If you are a beginner and are uncomfortable with this feeling, it is OK to come up and rest a while. This is referred to as "intermittent" traction (alternating inversion with being upright) and is a good way to help get used to the inverted world. You can also try "oscillation" which is a rhythmic rocking back and forth.
How do I focus on the lower back / upper back / neck region?
Inversion is a natural form of gravity-assisted traction that results in progressive decompression. This means that each joint is decompresses by the same weight that compresses it while upright. Incorporate inverted stretches to lengthen muscles and encourage decompression and alignment. If your Teeter inversion equipment came with an Instructional DVD (all of our manual inversion tables do), look for the section on stretching and exercises to help get the most out of your inversion experience!
What exercises do you recommend while inverted?
All of Teeter's manual inversion tables come with an instructional DVD that includes some basic inverted stretching and inverted exercise tips. In addition, some of our Teeter products come with the DVD bonus Advanced Secrets to a Healthy Back, which includes a class featuring the inversion table and a series of partial and fully inverted stretches and exercises. Movement while inverted helps to maximize the benefits of inversion for your joints and ligaments by encouraging rehydration and increased flexibility. Joints that are slightly out of alignment from overuse and misuse are helped to naturally realign with gentle stretching during decompression, resulting in better body symmetry and posture.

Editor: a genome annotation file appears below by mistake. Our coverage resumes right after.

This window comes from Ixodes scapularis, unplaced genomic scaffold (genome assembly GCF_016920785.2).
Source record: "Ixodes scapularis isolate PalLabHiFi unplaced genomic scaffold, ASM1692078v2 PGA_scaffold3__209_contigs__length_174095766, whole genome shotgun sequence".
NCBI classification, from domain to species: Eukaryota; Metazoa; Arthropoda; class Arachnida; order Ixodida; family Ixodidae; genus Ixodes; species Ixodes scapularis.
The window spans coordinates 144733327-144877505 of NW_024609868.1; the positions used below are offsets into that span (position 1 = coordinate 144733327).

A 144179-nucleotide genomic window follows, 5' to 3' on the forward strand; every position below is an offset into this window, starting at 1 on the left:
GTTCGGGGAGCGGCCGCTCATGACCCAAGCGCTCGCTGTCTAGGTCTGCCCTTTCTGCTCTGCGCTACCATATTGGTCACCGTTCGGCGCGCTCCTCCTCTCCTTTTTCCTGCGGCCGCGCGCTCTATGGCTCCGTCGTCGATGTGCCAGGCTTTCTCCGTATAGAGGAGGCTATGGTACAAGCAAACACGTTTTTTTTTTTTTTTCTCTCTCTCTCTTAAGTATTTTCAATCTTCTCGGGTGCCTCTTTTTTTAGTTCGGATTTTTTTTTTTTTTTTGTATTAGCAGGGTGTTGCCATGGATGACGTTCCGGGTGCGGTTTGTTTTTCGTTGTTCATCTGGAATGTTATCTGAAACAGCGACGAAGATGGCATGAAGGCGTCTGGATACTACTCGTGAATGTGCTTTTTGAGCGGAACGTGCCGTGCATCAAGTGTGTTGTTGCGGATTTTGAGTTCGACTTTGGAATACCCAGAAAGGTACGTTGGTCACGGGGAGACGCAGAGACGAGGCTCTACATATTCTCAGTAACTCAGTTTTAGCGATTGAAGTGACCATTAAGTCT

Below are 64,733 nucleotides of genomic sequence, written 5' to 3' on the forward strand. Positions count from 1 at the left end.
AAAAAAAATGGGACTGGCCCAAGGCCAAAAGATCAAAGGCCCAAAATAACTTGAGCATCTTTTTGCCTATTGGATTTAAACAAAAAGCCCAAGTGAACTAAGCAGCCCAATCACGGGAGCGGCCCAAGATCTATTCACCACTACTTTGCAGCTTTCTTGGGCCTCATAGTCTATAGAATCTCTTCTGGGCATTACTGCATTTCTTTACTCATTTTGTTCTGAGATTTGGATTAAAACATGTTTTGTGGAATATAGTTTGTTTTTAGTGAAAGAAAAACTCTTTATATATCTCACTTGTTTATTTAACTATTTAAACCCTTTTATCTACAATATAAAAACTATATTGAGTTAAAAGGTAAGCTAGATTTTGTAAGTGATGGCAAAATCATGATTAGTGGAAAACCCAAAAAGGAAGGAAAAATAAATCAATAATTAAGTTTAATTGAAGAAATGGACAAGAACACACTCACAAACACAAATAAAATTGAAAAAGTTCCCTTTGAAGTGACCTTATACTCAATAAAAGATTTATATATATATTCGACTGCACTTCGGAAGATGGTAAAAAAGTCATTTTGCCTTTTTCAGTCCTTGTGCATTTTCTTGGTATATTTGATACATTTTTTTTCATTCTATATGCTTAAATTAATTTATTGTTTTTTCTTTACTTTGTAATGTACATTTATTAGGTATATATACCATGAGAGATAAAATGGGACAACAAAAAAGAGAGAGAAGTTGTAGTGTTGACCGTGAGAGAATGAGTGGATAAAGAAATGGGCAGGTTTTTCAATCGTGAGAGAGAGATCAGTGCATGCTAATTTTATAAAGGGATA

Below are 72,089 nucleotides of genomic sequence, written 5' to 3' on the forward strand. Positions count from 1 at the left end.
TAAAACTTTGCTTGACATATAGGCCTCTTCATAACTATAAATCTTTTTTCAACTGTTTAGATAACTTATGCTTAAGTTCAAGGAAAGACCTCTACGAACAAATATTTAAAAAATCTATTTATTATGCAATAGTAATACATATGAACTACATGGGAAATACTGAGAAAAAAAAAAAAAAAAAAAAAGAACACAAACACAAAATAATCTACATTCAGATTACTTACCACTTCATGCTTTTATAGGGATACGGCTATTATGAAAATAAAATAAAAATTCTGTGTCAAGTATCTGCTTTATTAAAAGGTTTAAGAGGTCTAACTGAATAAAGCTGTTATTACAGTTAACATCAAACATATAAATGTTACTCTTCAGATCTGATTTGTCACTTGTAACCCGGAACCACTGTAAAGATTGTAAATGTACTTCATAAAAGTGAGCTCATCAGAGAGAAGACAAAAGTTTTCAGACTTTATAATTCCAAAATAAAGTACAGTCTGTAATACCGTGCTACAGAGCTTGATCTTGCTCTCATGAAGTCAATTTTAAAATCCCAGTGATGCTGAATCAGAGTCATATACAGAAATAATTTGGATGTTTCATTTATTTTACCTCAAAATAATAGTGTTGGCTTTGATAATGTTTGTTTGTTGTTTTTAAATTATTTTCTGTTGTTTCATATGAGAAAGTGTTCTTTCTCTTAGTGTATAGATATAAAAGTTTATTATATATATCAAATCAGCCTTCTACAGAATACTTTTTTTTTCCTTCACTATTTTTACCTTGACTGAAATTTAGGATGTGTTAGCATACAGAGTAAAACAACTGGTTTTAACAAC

I'm feeling some aching in my back when I return upright from inverting. Is this normal?
There could be several causes for this.
You did too much too soon: If you are new to inversion, your body is not used to being inverted (chances are you haven't hung upside down since 2nd grade!) By inverting too much too soon, you are probably going to be a little sore. You can liken inversion to beginning any new exercise program. If you over-do it on the first day, you will probably pay for it later!
You returned upright too fast: When inverted, your vertebrae have a chance to separate and the discs can decompress. This action reduces pressure on the nerves that run through your spinal column. When you ascend (return upright) on the inversion table, your spine "re-compresses" - the vertebrae return to their normal position and the pressure on the discs increases again. If you come up from inversion too fast, you might place sudden pressure on the nerves that run through the spine, which can cause some pain. Instead, you should invert to a mild angle (30-40 degrees) for a just few minutes. Come back up so your head is only slightly above your feet, just past the horizontal position (lying flat). Remain here for several minutes to allow your spine to slowly re-compress. Then slowly come up the rest of the way.
Always keep in mind that if you experience extreme pain, or if you always experience pain while inverting, you should discontinue inversion until you have had a chance to talk with your doctor.
Are there any medical contraindications for inversion?
Inversion therapy can provide innumerable benefits to your health. However, inversion may not be for everyone. If you have any of the following health conditions, please do not invert without your licensed physician's approval (this is not an exhaustive list - it is intended only for your reference.)
* Middle ear infection
* Recent stroke or transient ischemic attack
* Extreme obesity
* High blood pressure
* Bone weakness (osteoporosis)